A Republican group in Kansas wants Topeka city officials to remove fluoride from the city's drinking water in order to preserve the intelligence of legislators in the state's capital.
Citing concerns about the chemical's impact on IQ, the Kansas Republican Assembly, a conservative group that has campaigned against fluoridation, is sending a letter to Topeka's top leaders urging that the city's fluoride pipe be shut off during the annual legislative session. A draft of the letter and the minutes of the group's January meeting where the proposal was made surfaced on the KRA's website in recent days.
The minutes read:
After hearing the fluoride update, Brian Coss made a motion for the KRA Secretary to write a tactful letter to each Topeka City Council member, Topeka’s City Manager, and Topeka Mayor Bill Bunten, asking that the fluoride valve be turned off during the legislative session to protect our legislators from potential loss of I.Q. and other negative side effects of fluoride while in Topeka. In addition to our legislators and the many others who go to Topeka during the session, Topeka residents would also benefit from the move, and the city could save a lot of money. Eric Henderson seconded the motion, and after some discussion, the 33 members present approved the motion unanimously.
Mark Gietzen, the president of the KRA, told The Huffington Post that a study from the Harvard University School of Public Health released last year confirmed the group's fears about the impacts of fluoride. The Harvard study said that children exposed to flouride had lower IQs than those not exposed to it. The report was based on studies conducted on children in China.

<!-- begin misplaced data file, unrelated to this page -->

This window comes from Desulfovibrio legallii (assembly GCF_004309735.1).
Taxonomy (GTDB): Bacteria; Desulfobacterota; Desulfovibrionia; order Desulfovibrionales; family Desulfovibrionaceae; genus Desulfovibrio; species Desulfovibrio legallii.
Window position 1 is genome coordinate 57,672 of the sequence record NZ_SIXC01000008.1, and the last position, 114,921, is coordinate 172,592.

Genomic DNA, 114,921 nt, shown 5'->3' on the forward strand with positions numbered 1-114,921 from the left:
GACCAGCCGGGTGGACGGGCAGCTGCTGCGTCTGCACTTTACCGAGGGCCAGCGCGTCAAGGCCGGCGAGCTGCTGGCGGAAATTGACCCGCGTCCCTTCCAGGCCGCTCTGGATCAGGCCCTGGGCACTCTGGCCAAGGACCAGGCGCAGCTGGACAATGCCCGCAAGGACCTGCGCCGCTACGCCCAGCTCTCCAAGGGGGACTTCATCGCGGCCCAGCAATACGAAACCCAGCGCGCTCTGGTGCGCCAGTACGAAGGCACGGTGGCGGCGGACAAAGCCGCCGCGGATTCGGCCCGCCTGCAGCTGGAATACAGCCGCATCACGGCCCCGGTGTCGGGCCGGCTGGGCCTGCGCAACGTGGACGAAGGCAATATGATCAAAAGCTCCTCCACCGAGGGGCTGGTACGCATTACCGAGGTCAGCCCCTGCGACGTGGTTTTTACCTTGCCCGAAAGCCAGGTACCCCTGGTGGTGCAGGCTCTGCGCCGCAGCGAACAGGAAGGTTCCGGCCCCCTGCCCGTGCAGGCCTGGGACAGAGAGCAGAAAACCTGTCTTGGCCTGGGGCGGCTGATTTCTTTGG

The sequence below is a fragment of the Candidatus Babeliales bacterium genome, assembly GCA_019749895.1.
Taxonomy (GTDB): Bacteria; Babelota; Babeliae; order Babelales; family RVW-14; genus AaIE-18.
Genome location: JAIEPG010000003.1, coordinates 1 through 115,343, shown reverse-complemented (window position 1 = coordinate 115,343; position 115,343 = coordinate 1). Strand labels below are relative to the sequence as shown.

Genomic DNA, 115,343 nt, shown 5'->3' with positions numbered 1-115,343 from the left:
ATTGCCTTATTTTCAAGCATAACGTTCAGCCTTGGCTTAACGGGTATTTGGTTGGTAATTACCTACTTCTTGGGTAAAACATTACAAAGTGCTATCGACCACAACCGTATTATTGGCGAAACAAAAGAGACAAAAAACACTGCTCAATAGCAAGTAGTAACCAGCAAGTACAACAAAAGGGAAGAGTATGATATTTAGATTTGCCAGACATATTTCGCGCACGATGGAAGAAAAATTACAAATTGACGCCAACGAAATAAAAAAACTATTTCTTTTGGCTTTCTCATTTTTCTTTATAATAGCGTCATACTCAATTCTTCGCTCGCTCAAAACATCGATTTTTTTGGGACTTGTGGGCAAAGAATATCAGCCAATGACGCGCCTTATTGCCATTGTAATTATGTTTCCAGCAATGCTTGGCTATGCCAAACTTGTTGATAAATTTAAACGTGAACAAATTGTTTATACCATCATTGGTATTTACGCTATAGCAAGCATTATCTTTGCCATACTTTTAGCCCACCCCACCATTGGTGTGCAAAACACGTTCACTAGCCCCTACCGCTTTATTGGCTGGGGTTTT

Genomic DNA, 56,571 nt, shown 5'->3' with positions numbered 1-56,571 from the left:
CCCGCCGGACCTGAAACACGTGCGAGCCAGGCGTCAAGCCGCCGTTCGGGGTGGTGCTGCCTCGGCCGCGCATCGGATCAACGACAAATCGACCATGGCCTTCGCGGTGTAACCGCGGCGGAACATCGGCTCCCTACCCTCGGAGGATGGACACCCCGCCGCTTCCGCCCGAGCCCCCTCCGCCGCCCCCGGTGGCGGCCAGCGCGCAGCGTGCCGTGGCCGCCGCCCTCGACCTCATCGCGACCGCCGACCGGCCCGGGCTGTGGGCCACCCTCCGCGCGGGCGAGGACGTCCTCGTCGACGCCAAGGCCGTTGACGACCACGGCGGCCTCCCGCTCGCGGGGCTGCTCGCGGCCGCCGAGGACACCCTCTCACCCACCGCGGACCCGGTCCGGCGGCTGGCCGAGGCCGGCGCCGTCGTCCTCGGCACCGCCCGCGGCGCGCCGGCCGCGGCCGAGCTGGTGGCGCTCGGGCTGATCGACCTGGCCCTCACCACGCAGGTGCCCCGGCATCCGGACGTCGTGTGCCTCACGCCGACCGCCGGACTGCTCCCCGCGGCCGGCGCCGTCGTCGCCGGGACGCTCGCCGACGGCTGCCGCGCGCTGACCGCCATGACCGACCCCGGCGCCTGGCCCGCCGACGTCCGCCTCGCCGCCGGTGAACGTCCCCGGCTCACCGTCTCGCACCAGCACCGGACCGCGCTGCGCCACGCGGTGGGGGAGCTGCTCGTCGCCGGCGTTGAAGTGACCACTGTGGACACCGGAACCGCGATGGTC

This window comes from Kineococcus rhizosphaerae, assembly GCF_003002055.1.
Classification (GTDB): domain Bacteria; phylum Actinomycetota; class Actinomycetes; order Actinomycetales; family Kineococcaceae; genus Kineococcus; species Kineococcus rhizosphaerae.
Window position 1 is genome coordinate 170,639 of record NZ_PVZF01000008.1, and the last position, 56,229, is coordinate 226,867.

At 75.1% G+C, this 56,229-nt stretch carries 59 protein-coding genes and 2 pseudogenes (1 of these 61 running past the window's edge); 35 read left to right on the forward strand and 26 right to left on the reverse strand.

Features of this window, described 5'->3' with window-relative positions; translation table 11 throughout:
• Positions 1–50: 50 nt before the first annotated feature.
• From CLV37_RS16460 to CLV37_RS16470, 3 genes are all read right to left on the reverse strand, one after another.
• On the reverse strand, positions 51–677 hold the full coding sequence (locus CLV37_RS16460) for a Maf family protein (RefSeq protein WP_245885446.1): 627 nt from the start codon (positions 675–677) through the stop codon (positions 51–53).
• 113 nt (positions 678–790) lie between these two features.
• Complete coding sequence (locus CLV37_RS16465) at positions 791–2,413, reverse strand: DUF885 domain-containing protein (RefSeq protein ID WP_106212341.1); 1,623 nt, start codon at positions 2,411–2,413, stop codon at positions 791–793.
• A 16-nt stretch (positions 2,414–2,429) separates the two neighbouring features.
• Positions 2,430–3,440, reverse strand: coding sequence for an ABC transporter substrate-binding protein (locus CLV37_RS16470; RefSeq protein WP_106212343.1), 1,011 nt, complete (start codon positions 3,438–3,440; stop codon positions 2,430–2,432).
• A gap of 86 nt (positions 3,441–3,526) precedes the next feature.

"They are finding that it's doing damage to children’s brains and lowering IQ," Gietzen told HuffPost. "It is probably having the same effects on adults.”
Critics of the Harvard report at the time pointed to other studies that show fluoride has no long-term impact on children's intelligence.
Still, the KRA has made fluoridation a key issue. Last year, the group was active in a successful campaign to defeat a referendum in Wichita to add fluoride to the city's drinking water. The group has drafted a resolution for state legislators to call on local governments in the state to remove fluoride from the water supply.
Fluoride is often added to drinking water to help fight tooth decay. Gietzen told HuffPost that while fluoride has benefits for teeth, those should be obtained through the use of the ingredient in toothpaste, not through drinking water. He pointed to toothpaste packages that warn consumers not to swallow the product. In addition to the chemical's alleged affects on IQ, Gietzen said he and his colleagues count brittle bones and prostate issues among their health concerns about fluoridation.
“Lowering IQ is a terrible thing to do to a population," Gietzen said. "I can’t believe I am alone in it being an urgent thing to take care of.”
He is currently working with officials in Lawrence and Salina in an effort to remove fluoride from the drinking water in those cities.
Topeka Councilman Chad Manspeaker told HuffPost that he has not yet received a letter from the KRA regarding fluoride and its alleged impact on legislators. He did say that he questions the group's decision to use scientific research in its current proposal, considering issues previously advocated by the KRA were not based in science.
Manspeaker, a leader in Kansas's liberal Democratic wing, does not believe legislators should be concerned about the effects of fluoride in Topeka's drinking water, nor is he concerned about the impact of the chemical on intelligence. But he suggested, jokingly, that the conservative KRA may disagree.
“They would likely point to me as a argument for why the water is bad," Manspeaker said, "but I’ve been drinking it my whole life and I’m fine."